Clearly we don't want to go back to this kind of handwriting instruction. But I think we can merge handwriting with sentence composition. Here is one of the daily sentence lessons that I've made for this year. You can see it has lots going on--students are unscrambling the sentences and recopying them with correct punctuation. The sentences are all focused on a theme for the week (anemones!) which was augmented with video clips that we watched at arrival and dismissal.

 The sentence writing area has a dashed midline, which really helps fourth grade writers to make the transition to smaller writing lines. Even at this point in the year I am still talking with students about the relative spacing of their "g"s and lower case "y"s. (Just this week a student said to me, "Hey Mrs. Kissner, look at my g's. Aren't they better?") No one is going to the board to write letters, of course--these conversations happen within the context of the sentence tasks. Each week's practice lessons end with a paragraph writing task with the same dashed lines.

Trying to manage everything that we need to teach is really, really hard. Anyone who says otherwise is selling something! But combining sentence composition activities with handwriting practice is an efficient way to help students grow as writers.

Interested in trying it? The daily sentence activities are in a folder over on Google Drive. Email me with your Gmail account and I will add you to the permissions:


Monday, February 3, 2014

Sentence Combining

I really love using sentence composition activities as teaching tools for writing and grammar. This year, most of my grammar instruction has come from sentence modeling, sentence imitating, and sentence combining--and I really am seeing the carry over into writing.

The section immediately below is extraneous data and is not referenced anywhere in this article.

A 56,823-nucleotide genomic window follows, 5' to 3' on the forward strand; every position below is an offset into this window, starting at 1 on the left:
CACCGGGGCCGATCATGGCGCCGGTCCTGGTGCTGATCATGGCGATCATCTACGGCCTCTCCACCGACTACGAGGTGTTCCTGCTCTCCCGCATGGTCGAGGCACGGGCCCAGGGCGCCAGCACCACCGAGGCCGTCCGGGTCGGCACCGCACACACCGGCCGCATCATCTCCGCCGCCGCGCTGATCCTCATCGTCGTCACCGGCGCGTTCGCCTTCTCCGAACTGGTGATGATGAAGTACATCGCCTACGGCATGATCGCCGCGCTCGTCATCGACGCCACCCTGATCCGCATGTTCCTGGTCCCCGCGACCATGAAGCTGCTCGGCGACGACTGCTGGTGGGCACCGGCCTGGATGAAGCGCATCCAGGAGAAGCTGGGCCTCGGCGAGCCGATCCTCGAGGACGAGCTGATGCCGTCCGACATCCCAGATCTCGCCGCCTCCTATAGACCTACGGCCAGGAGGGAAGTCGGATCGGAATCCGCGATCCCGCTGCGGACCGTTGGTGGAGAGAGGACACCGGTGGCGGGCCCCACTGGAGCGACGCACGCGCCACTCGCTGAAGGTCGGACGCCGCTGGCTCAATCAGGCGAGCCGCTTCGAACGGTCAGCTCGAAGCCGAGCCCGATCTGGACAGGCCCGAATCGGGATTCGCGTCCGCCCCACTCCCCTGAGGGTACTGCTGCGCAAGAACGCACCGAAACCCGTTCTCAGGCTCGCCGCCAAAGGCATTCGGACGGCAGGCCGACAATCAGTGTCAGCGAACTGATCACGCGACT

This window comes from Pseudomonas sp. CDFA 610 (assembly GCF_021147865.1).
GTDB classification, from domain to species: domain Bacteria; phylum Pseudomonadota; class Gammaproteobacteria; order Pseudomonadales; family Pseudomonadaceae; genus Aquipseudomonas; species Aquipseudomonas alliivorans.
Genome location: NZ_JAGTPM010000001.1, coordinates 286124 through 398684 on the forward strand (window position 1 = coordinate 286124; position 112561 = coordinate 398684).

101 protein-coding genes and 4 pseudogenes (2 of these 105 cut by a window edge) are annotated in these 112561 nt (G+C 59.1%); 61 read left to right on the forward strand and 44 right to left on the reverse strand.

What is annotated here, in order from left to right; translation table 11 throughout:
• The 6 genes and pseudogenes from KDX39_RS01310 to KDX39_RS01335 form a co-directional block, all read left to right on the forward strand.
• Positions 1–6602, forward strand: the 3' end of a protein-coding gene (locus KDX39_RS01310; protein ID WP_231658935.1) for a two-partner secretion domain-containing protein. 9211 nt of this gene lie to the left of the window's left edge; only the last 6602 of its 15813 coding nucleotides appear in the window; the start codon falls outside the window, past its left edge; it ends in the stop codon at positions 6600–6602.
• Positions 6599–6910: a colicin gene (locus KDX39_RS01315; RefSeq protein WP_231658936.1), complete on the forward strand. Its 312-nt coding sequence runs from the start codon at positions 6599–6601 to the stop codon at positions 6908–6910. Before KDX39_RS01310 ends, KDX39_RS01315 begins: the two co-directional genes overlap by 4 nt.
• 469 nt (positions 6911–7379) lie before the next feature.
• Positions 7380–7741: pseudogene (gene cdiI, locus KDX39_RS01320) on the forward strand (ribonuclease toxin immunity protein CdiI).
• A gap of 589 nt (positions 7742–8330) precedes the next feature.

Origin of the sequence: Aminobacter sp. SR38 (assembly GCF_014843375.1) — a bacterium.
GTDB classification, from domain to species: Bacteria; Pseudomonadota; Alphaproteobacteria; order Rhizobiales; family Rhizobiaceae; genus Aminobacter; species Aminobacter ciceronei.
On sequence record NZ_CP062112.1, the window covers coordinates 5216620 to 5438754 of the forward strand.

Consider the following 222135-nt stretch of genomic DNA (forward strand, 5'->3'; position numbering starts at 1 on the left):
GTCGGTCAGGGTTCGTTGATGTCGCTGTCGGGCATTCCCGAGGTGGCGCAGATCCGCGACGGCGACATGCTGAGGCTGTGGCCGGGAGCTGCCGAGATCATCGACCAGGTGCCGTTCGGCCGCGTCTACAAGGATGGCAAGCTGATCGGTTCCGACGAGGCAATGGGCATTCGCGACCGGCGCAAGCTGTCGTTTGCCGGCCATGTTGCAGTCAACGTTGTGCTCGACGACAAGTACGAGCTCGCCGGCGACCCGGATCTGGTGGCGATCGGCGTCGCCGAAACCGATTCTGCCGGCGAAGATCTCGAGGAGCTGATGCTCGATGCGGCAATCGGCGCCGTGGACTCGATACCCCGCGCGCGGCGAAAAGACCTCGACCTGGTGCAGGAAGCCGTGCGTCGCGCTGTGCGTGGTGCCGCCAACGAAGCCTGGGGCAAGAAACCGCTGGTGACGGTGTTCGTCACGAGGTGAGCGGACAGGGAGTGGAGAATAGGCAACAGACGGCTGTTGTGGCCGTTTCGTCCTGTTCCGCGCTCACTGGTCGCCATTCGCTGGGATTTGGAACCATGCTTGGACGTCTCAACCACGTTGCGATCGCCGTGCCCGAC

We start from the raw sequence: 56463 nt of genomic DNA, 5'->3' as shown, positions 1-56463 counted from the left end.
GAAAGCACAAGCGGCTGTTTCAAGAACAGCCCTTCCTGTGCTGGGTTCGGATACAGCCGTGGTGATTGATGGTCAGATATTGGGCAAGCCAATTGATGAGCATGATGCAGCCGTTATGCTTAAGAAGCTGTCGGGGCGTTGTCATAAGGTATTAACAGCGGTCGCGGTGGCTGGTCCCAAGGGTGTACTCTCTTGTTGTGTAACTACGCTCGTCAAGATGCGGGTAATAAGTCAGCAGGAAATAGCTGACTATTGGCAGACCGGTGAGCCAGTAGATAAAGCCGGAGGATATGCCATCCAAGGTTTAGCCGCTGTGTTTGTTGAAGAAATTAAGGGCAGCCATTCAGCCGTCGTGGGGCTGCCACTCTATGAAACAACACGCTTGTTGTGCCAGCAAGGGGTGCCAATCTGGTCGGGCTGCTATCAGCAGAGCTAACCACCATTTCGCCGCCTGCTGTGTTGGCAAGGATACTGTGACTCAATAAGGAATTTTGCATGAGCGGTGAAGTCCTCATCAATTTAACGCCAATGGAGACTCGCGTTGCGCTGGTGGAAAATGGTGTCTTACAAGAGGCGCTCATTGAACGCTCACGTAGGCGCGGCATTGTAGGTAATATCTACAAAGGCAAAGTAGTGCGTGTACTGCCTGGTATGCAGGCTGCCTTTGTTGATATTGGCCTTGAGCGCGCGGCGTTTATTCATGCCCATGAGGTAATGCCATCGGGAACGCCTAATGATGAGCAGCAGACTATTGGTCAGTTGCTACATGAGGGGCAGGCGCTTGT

In a few weeks, we're going to start on some more difficult sentence combining. Sentence combining is a great strategy for improving grammar and writing. (For more on sentence combining read this article by Bruce Saddler and Kristie Asaro-Saddler.) I took advantage of the snow day to create a PowerPoint to introduce sentence combining:

You may notice that there are many water pictures in this presentation. I'm dreaming of summer! Also there are lots of wading birds--mostly because they are the most obliging birds and will stay still long enough for me to take a picture of them.

-February Homework is up and running! I made over the old Winter Homework texts and added an advertisement and a myth...Theseus and the Minotaur.
-Here is a link to my playlist of videos that go along with the homework texts. I'm hearing from teachers that they are using the texts for small group instruction or intervention as well as homework...that's great feedback.
-Right now I'm working on having my cake and eating it too: Making a social studies United States regions unit that is also differentiated fluency instruction. Is anyone else interested in such a thing?

Sunday, February 2, 2014

Comparing Poems: An Invitation to Close Reading